Date of Degree
ADHD, children, executive function, neurodevelopmental
Background: Attention-deficit/hyperactivity disorder (ADHD) is a highly prevalent neurodevelopmental disorder marked by developmentally inappropriate levels of inattention and hyperactivity/impulsivity. ADHD typically emerges during the preschool years, though the developmental course is highly variable across individuals (American Psychological Association, 2013; Faraone et al., 2006). Individuals with ADHD have been shown to have a number of structural and functional brain differences (Bush, Valera, & Seidman, 2005; Castellanos et al., 1996; Durston et al., 2004; Krain & Castellanos, 2006) as well as an array of neurocognitive deficits (Pennington and Ozonoff, 1996; Wilcutt et al., 2005) relative to typically developing peers. Considerable attention has been given to executive functions (EFs) and their role in the etiology of the disorder (Alderson et al., 2010; Barkley, 1997, 2006; Pennington & Ozonoff, 1996). However, there is compelling research to suggest that EFs are not the primary contributors to ADHD symptomatology; rather, deficits in more basic, lower-order cognitive functions may drive executive dysfunction in ADHD (Halperin & Schulz, 2006; Marks et al., 2005; Rommelse et al., 2007). Halperin and Schulz (2006) proposed a model of ADHD etiology wherein subcortical deficits underlie the disorder and improvements in EFs over the course of development compensate for those deficits. In order to properly evaluate this model and EF-based models of ADHD, rigorous research designs are essential to distinguish EF performance from basic, lower-order cognitive performance (Rommelse et al., 2007). The Delis-Kaplan Executive Function System (D-KEFS; Delis, Kaplan, & Kramer, 2001) is a battery of EF tests that contain multiple conditions of increasing complexity, moving from lower to higher-order processing. Using selected subtests from the D-KEFS, the current study examined EFs and non-EF cognitive performance in a sample of children at-risk for ADHD and typically developing children from ages 8 to 12 years.
Methods: 160 children (96 labeled as at-risk for ADHD in early childhood) were assessed annually from age 8 to 12 with a selection of D-KEFS measures and their parents filled out ADHD rating forms and completed a clinical interview to assess symptomatology at each year.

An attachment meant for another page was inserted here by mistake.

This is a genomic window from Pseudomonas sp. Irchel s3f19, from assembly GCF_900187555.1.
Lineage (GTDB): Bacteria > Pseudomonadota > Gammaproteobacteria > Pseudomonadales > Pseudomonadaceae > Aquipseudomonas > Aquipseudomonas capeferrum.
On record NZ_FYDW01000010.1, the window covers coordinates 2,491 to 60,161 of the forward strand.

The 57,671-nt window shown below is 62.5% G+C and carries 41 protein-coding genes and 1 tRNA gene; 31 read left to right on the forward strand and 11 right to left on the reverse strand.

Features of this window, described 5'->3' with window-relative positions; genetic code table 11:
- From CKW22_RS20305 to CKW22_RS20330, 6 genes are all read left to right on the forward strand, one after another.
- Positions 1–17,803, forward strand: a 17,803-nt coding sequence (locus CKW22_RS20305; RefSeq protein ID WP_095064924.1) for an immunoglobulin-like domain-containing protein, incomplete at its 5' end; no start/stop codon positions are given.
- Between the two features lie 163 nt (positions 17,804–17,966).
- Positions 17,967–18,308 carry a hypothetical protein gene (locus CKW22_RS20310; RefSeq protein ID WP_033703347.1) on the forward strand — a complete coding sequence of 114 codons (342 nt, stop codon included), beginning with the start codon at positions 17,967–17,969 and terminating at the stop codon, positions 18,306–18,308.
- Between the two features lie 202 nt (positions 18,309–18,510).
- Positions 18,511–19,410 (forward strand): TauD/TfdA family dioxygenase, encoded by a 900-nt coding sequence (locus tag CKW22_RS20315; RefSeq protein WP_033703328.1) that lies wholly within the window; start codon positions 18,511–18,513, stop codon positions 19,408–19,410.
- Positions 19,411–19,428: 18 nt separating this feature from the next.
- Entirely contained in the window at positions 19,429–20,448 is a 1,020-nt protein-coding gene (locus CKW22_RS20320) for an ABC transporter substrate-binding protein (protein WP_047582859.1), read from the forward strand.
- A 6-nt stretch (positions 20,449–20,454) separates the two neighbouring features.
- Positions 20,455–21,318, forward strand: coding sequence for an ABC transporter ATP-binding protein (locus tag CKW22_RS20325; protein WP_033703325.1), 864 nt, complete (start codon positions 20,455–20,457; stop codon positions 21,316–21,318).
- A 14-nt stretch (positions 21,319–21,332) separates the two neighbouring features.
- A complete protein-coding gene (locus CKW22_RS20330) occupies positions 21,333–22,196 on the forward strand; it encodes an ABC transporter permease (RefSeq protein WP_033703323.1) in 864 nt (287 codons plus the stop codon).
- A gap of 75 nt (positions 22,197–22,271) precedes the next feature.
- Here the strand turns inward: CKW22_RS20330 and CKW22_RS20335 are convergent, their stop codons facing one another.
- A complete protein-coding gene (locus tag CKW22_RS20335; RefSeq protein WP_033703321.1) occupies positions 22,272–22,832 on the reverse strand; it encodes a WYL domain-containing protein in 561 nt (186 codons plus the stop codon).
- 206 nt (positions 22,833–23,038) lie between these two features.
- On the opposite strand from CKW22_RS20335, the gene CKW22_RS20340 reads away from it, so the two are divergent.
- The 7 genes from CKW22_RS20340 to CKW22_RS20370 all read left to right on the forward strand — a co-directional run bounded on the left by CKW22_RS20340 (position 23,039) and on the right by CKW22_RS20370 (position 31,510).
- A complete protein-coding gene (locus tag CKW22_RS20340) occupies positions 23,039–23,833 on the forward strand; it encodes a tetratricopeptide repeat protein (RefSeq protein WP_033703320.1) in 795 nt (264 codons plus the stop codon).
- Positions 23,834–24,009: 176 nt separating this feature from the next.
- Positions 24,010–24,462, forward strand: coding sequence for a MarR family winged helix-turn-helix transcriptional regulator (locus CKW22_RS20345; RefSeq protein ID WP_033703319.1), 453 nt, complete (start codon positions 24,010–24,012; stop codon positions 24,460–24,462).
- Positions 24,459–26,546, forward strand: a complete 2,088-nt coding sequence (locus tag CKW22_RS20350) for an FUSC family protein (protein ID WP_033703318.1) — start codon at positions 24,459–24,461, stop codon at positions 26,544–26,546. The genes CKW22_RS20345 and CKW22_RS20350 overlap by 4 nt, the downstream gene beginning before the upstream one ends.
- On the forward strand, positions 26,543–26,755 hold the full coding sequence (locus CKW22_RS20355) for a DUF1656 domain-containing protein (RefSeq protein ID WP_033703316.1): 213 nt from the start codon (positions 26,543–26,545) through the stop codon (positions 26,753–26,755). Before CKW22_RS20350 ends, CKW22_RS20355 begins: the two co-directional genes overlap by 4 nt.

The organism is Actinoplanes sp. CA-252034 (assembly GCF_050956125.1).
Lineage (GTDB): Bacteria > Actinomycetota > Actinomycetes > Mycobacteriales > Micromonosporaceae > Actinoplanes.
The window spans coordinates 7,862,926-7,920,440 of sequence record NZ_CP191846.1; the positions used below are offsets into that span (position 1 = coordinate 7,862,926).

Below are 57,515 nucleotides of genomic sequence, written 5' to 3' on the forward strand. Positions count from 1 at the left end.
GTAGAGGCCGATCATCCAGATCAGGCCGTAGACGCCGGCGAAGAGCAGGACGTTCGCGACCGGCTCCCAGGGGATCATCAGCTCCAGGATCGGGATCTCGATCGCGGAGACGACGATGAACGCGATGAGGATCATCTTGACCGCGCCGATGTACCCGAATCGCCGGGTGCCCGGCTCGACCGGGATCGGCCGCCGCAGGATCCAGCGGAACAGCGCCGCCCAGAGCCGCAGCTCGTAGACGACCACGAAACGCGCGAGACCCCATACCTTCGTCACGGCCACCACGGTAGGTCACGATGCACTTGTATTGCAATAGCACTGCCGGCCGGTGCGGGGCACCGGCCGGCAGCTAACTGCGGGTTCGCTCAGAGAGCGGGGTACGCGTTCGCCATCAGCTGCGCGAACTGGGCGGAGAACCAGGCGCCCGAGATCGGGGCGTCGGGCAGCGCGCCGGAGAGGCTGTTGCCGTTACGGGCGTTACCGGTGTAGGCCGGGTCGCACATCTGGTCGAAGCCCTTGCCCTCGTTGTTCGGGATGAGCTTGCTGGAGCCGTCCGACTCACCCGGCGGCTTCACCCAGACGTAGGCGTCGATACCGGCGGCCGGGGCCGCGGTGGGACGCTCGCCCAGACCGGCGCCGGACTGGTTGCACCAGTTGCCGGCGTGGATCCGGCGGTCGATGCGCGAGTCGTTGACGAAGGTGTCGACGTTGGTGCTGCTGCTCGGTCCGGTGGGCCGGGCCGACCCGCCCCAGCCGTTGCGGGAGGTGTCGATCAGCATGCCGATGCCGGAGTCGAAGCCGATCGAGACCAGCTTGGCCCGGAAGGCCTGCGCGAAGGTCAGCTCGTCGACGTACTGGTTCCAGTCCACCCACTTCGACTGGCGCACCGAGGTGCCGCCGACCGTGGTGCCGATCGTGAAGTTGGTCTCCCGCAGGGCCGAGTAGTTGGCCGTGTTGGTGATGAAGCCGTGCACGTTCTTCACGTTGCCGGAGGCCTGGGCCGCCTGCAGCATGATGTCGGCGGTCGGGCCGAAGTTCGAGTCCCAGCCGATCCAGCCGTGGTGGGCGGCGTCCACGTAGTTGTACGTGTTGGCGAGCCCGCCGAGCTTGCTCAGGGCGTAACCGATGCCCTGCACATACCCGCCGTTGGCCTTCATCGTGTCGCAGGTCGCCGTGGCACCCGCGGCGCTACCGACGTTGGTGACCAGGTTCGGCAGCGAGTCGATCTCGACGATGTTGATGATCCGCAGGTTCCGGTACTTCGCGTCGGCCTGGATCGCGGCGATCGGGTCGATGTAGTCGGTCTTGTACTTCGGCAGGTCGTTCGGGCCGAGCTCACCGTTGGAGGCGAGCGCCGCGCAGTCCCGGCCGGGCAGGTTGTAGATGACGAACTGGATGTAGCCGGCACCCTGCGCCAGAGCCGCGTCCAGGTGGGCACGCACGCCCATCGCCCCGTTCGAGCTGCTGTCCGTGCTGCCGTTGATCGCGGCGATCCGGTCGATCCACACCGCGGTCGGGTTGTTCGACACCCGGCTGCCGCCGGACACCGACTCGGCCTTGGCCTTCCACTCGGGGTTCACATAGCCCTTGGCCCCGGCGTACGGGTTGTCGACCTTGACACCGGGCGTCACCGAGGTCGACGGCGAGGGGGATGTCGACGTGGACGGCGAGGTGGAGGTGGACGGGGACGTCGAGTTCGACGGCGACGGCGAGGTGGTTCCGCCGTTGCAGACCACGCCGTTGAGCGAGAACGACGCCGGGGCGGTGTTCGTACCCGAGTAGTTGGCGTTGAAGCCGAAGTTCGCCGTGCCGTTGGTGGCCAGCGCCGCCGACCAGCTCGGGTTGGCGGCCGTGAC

Results: Overall, children at-risk for ADHD performed more poorly on tests of higher-order processing and to a lesser extent, approaching significance, on lower-order processing as well. Trajectory analysis on the entire sample, using hierarchical linear modeling, indicated that 1) poorer higher-order functioning at age 8 significantly predicted greater ADHD symptom severity at age 12; 2) poorer lower-order functioning at age 8 was associated with higher ADHD symptom severity at age 12; and 3) improvements in higher-order functioning from ages 8 to 12 significantly predicted lower ADHD symptom severity scores at age 12. Trajectory analysis conducted in the at-risk children only, found that poorer lower-order functioning at age 8 significantly predicted higher ADHD symptom severity at age 12.
Conclusions: Taken together, these results suggest that improvement in higher-order processing is associated with the diminution of symptoms seen across childhood and poorer lower- order processing may be associated with greater symptom severity. As the Halperin and Schulz model suggests, more optimal neural development appears to be associated with greater symptom reduction. Additionally, there is considerable variability in trajectories of neuropsychological functioning as well as symptomatology across childhood, suggesting that ADHD is a highly heterogeneous disorder with likely diverse etiologies. Future research should include moving away from exclusively EF-based models to incorporate a wider range of neuropsychological weaknesses. This, in turn, could facilitate the development of a wider array of treatment alternatives for ADHD.
Bitton, Adina T., "Assessing Higher- and Lower-Order Processing in Children With and Without ADHD: A Prospective Longitudinal Study" (2016). CUNY Academic Works.